No Geese Were Hurt In the Making Of This ‘Foie Gras’
Article by Shelly Banjo
The Wall Street Journal Online – August 1, 2007
In short order, the status of foie gras has slipped from prized delicacy to unhealthy fat food to politically incorrect contraband. Now, to deal with the loss, a few enterprising chefs are plating a substitute: faux gras.
Foie gras, of course, is French for “fatty liver.” Made from the livers of ducks and geese, it has long been considered the height of haute cuisine. But now, amid an international debate over farming practices of those fowls — and with the sale of foie gras now banned in Chicago — chefs are trying to perform alchemy on sundry ingredients such as chicken livers, tofu and truffles.
The goal: re-creating the smooth mousse-like texture and buttery taste of foie gras without the side of guilt.
For Jaden Hair, author of The Steamy Kitchen Cookbook: 101 Asian Recipes Simple Enough for Tonight’s Dinner and self-described cook for the common man, “an arrest record with a foie gras felony” is not worth the risk of serving the real stuff. Instead, she teaches students at her Sarasota, Fla.-based cooking classes how to make faux gras with chicken liver. (Flouting the Chicago ban isn’t a felony, of course. But it can mean paying a $250 to $500 fine per offense.)
Dating back to ancient Egypt but more commonly known as a signature French delicacy, foie gras is made by force-feeding ducks and geese through metal tubes to expand their livers up to 10 times their normal size. The fattiness gives the dish its rich taste.
Animal-rights activists have assailed the practice, leading to outright bans on the sale of foie gras in Chicago and, in 2012, California. Bans are under consideration in Philadelphia, San Diego, New York City and the states of New Jersey and Oregon. Leading the protest is advocacy group Farm Sanctuary and its Web site nofoiegras.com, who promote vegetarian psubstituting duck liver with tofu, seitan or chicken-style meat substitutes made from wheat.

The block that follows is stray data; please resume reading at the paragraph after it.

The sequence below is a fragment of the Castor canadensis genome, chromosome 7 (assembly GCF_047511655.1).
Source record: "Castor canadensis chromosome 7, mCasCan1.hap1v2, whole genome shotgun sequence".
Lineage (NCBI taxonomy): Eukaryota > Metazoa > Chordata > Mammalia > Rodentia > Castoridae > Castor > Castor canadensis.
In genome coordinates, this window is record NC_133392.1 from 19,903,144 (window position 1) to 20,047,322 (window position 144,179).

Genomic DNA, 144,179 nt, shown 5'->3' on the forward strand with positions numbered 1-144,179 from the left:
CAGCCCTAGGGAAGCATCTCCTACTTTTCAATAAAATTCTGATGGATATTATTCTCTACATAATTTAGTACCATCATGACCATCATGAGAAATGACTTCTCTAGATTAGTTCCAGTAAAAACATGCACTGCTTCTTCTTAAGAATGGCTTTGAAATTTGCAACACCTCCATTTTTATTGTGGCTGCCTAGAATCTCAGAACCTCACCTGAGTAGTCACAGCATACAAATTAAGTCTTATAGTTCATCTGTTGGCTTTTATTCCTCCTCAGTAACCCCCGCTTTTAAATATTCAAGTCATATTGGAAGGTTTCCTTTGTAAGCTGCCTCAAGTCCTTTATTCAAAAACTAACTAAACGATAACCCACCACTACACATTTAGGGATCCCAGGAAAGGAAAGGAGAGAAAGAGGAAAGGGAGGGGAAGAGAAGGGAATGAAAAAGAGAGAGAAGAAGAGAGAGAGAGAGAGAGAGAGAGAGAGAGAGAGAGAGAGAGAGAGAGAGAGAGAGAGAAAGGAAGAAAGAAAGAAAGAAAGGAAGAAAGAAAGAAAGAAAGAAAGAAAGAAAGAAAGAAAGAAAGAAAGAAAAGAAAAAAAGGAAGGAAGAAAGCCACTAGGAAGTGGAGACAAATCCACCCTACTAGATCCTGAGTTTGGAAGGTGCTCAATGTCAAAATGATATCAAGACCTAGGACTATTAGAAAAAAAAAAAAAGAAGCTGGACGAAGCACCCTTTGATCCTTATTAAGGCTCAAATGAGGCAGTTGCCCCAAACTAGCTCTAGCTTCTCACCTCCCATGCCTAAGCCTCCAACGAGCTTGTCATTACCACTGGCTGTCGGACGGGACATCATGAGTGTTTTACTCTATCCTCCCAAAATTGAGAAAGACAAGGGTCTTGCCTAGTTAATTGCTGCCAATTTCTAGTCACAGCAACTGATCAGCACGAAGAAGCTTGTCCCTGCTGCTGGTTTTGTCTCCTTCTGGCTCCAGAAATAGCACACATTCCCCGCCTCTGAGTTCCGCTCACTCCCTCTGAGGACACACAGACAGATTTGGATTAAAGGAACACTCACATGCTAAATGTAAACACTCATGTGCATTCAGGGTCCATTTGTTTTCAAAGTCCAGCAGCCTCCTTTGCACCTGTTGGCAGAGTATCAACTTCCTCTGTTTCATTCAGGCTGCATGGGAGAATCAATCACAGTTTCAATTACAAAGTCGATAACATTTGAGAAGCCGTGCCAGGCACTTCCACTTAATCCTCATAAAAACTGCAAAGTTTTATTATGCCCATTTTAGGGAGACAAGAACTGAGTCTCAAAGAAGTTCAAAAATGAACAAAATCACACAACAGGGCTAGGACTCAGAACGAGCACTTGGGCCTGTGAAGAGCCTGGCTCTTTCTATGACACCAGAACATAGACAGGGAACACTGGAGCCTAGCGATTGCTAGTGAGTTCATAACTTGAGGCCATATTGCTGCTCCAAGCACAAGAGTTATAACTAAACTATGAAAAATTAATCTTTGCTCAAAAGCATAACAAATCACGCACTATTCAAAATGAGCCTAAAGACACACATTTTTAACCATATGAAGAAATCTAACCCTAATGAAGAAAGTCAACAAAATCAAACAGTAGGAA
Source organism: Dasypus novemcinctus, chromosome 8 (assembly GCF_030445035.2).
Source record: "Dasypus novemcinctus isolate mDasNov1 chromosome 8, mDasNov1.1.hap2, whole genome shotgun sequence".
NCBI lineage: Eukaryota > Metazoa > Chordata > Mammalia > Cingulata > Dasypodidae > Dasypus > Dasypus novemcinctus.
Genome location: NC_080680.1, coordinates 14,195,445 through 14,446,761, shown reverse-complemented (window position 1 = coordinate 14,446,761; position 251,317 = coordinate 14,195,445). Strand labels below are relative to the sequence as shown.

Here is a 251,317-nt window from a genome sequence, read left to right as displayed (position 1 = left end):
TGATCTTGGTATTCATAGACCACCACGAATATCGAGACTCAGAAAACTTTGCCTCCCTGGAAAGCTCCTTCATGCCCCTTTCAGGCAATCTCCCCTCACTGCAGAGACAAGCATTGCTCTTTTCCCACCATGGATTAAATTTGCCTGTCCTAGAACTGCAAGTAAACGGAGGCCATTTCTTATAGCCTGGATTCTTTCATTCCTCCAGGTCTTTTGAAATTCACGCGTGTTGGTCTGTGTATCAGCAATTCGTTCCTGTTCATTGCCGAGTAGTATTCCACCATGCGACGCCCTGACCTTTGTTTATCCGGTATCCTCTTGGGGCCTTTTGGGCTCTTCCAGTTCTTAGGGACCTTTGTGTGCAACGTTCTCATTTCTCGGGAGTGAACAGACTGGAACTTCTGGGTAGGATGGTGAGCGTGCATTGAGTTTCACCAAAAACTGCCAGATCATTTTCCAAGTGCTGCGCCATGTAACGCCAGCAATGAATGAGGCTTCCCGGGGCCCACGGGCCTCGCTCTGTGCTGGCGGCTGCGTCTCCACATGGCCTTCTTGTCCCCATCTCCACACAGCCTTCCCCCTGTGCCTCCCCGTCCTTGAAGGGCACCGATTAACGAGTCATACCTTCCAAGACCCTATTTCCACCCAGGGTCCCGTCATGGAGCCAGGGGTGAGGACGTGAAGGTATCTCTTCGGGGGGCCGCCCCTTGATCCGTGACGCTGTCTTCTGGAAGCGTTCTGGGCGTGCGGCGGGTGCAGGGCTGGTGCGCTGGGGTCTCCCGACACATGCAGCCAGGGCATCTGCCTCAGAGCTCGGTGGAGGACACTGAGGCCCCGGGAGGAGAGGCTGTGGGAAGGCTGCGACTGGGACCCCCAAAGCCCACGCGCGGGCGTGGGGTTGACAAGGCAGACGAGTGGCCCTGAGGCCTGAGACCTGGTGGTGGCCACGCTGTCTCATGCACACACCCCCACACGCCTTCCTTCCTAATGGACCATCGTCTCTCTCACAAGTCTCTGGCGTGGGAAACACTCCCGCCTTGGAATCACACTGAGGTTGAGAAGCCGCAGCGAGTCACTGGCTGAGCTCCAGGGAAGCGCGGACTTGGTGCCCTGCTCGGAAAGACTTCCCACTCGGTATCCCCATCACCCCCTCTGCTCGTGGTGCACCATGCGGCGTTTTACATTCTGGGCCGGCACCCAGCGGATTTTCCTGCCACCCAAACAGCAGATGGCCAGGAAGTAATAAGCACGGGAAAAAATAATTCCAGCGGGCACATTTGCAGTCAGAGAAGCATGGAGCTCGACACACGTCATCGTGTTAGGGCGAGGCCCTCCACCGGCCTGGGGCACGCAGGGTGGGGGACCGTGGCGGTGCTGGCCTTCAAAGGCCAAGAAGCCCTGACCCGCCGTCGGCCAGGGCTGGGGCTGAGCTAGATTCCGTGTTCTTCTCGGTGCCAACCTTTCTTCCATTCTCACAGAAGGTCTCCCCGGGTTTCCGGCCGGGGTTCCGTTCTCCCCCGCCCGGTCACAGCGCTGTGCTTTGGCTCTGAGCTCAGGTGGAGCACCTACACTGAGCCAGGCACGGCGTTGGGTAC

Some aficionados say it is easy to tell that faux gras is a fake. Linda Reck from Arlington, Va., who discovered foie gras while taking cooking classes in Italy, says faux gras doesn’t fully capture the richness and sweetness of real foie gras. But she did find that the faux gras she tasted at the restaurant Central in Washington, D.C., was silky and luscious and “not your mother’s chopped liver.”
Some chefs have found a way to slip their customers foie gras via a loophole in the Chicago ban: While selling foie gras is forbidden, giving it away isn’t. Didier Durand, owner of Cyrano’s Bistrot in Chicago, used to sell foie gras, grilled brioche and salad. He still sells the brioche and salad (for $60.95) and now offers foie gras on the side, compliments of the chef. The customer has to actually ask for the fois gras, but the high price tag for what looks like just a salad and bread prompts many to inquire. “It is like we are returning to the days of the Prohibition but now we are called ‘Duckeasies,’ ” he says.
Mr. Durand, who once farmed foie gras with his mother on a family farm in Bergerac, France, calls the effort to re-create the delicacy pure quackery. “It can’t have the same taste or consistency, it is simply ridicule,” he says.
Other chefs will also surreptitiously serve the real stuff to customers in the know. Josh Steinfeld, an executive compensation consultant in Chicago, refuses to try faux gras. And he still gets his favorite Kobe beef burger with foie gras pate and truffle mayonnaise at the restaurant Sweets and Savories. “The truth is the real foie isn’t gone … and there’s no reason to eat faux gras,” says Mr. Steinfeld, who attended a “farewell to foie gras” dinner at the restaurant — where about 40 people ate almost 15 pounds of foie gras — before the ban went into effect last August. Indeed, Sweets and Savories’ executive chef, David Richards, says he still offers the burger with foie gras as a special for anyone who asks.